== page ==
I was not thrilled that the series tried to justify Lee Jae-shin's actions or try to conjure our sympathy when he committed such a huge betrayal for essentially selfish reasons. But eventually even he does start to sort out his life and choose a healthy path forward.  And he owns his mistakes. 

Song-ah has an infantile mother who is very demanding, dependent, and whiny. So it makes a lot of sense why she's so independent and needs to stand on her own. 

Hyun-seung has two older sisters and they meet regularly and are deeply involved in each others lives. Sometimes this can come off as meddlesome but when things get difficult for them they show up for each other.  It was one of the nicest sibling dynamics I've seen on screen. 

The show also gets quite serious about how marriage can be a trap and a liberation depending on how healthy, open, and supportive the relationship is. There is also a gay subplot that is hinted at pretty early but is handled incredibly well. 

I am a complete sucker for the confident, but respectful hoobae who is willing to wait for the sunbae to come around and accept his love or live with her rejection. It's a fantasy but an enjoyable one.

Row-swoon again proves his leading-man credentials.  He is the doting hoobae, the sweet younger brother, the dedicated uncle, and righteously noble when called upon. Everything we want from a romantic lead.  

Why Her

As more of a traditional bat-shit crazy melodrama and murder mystery, mixed with a noona romance, Why Her is a compulsive watch. 

Oh Soo-jae (Seo Hyun-jin) is a ruthless attorney working for a leading law firm in Korea.  She gets demoted and is forced to take on the role of a law professor.  In class, she meets Gong Chan (Hwang In-yeop).  As she struggles to negotiate the machinations of her law firm against her and make her next move, Gong Chan and his fellow students end up coming to her aid.  A case from her past comes back to haunt her and she must confront the choices she made then and how they continue to reverberate today. Both Oh Soo-jae and Gong Chan have secrets they are keeping from one another but they start to get closer and worry what these secrets might mean to the other.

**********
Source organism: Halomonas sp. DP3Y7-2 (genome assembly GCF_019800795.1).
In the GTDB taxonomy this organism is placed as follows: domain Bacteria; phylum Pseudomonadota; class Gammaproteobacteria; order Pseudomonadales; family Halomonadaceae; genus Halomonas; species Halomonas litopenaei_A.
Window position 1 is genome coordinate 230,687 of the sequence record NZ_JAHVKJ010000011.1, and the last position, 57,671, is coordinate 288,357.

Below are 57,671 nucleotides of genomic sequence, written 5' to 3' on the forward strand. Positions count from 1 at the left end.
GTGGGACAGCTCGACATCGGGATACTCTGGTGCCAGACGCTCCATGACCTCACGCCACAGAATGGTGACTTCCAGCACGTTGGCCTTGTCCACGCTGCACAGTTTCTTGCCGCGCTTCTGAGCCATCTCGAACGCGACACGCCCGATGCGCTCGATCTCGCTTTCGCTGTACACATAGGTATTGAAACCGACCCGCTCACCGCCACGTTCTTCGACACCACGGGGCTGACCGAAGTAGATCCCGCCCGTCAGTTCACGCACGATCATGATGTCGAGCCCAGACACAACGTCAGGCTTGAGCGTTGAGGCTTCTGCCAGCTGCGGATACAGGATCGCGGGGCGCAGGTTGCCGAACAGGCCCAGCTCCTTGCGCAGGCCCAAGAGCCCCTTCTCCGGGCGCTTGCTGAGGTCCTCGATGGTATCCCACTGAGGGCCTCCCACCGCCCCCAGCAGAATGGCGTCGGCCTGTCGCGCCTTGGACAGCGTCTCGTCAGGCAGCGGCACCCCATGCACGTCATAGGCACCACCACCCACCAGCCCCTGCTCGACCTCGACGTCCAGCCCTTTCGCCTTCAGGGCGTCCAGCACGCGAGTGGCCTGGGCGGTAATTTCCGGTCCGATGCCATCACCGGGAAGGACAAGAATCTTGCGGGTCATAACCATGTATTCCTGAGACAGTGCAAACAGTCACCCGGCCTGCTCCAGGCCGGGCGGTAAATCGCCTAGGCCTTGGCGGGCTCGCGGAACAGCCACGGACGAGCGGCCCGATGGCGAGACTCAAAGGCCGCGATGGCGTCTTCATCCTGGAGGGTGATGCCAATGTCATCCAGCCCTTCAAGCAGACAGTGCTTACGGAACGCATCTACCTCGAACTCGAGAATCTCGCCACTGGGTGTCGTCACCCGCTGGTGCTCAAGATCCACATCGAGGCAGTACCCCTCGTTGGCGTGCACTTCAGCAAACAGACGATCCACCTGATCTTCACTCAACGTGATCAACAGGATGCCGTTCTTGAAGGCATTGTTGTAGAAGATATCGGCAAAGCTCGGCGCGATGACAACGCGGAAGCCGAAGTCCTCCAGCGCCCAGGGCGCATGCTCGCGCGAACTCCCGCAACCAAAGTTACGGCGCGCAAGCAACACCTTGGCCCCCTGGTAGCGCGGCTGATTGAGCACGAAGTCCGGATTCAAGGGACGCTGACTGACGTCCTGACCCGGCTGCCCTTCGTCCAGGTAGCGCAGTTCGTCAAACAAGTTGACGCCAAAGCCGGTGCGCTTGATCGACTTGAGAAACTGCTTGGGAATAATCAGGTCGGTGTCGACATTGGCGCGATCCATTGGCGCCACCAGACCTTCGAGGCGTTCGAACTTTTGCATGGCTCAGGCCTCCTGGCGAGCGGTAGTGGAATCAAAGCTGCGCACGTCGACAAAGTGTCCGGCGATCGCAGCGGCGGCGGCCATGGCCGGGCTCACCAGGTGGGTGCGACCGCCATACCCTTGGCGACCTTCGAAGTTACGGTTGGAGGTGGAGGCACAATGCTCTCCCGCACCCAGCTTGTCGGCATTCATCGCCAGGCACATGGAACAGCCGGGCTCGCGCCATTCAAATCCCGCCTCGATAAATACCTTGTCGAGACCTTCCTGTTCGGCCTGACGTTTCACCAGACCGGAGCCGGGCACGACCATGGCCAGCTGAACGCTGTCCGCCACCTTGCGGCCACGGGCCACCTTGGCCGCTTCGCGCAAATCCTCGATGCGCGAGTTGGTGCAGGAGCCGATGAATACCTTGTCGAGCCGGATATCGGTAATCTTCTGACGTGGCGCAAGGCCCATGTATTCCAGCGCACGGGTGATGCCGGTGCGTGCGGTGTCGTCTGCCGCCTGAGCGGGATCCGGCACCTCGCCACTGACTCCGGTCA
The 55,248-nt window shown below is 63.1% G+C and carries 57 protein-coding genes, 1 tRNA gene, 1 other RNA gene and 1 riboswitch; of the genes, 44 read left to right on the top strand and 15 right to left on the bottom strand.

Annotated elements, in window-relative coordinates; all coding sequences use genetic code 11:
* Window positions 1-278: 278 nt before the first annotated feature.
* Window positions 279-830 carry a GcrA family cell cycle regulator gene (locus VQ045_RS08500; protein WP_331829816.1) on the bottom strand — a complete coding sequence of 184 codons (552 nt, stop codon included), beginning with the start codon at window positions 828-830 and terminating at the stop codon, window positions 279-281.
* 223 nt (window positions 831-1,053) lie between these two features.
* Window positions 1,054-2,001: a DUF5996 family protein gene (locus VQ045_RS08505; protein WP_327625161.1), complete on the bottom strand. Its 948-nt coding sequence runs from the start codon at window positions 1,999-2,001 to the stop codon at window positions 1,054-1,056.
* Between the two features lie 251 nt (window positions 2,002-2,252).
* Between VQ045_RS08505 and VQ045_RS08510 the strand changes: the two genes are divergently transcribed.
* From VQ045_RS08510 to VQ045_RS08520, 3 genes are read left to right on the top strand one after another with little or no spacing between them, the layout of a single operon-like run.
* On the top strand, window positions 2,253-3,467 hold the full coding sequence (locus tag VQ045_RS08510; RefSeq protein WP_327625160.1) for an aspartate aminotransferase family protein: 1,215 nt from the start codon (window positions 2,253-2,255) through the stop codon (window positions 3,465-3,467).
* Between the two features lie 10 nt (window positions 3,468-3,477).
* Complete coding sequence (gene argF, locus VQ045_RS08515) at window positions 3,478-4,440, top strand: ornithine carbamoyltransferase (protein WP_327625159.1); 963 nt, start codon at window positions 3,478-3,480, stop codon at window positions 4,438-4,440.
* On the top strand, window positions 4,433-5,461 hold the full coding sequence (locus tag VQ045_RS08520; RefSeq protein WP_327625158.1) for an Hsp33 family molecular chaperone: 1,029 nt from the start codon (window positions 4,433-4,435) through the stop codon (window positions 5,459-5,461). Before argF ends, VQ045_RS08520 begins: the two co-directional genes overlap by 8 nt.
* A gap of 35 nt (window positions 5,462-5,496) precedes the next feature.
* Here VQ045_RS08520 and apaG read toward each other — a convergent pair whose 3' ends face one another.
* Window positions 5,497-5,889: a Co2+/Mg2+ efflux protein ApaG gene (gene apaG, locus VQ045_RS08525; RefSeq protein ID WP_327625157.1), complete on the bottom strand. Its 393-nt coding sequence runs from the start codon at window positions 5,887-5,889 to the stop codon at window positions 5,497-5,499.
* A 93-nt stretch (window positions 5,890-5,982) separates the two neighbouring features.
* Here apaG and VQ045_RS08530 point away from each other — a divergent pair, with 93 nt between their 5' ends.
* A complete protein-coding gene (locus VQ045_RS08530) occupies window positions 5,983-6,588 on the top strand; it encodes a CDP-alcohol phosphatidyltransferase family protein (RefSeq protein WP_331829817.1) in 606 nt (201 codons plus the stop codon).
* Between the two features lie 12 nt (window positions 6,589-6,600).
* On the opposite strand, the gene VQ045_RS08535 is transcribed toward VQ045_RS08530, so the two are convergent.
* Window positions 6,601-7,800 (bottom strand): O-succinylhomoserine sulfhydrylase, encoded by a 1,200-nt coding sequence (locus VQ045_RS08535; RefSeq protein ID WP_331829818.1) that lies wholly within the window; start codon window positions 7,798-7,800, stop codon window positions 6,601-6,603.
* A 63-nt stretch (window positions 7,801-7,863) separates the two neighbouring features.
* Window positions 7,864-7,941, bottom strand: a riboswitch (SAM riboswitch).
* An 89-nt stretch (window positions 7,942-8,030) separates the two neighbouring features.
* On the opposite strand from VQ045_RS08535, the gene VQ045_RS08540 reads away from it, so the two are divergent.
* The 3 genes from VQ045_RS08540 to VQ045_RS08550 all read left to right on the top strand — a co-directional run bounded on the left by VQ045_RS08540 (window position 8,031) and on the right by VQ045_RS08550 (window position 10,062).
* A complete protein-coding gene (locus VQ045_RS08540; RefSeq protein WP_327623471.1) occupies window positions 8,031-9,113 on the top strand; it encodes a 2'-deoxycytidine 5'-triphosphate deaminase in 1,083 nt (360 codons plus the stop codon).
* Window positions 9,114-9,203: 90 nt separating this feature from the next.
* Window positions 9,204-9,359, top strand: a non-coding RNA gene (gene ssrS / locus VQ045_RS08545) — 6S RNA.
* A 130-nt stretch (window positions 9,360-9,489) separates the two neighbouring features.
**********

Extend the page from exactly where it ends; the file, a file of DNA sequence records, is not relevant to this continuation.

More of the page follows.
While Soo-jae is relentless in her pursuit of winning for her firm, as the plot progresses, we see how she got to this point.  She's been the fixer for these evil men in power for a while and she knows how she is being used. She is surrounded by vipers and she is in a battle against them while trying not to appear disloyal.  She must keep her guard up always. 

To insert a sweet romance into all this muck is a challenge. But Gong Chan just kind of love bombs her to the point where she cannot resist. She has only ever dealt with manipulative and controlling men and here is someone so pure. It is also a romance that is in peril from the get-go because her life is under constant attack. So grabbing a bit of happiness for the both of them is so hopeful. 

The stakes just keep increasing, and with it, the intensity of the drama.  There is a plot point that I just had suspend my disbelief on early on. And there are some overwrought moments in the last couple of episodes but it is all in keeping with the melodrama format. 

It's the kind of show where you are rooting for this woman to destroy these men and you hope she's smart enough to outfox their money and power.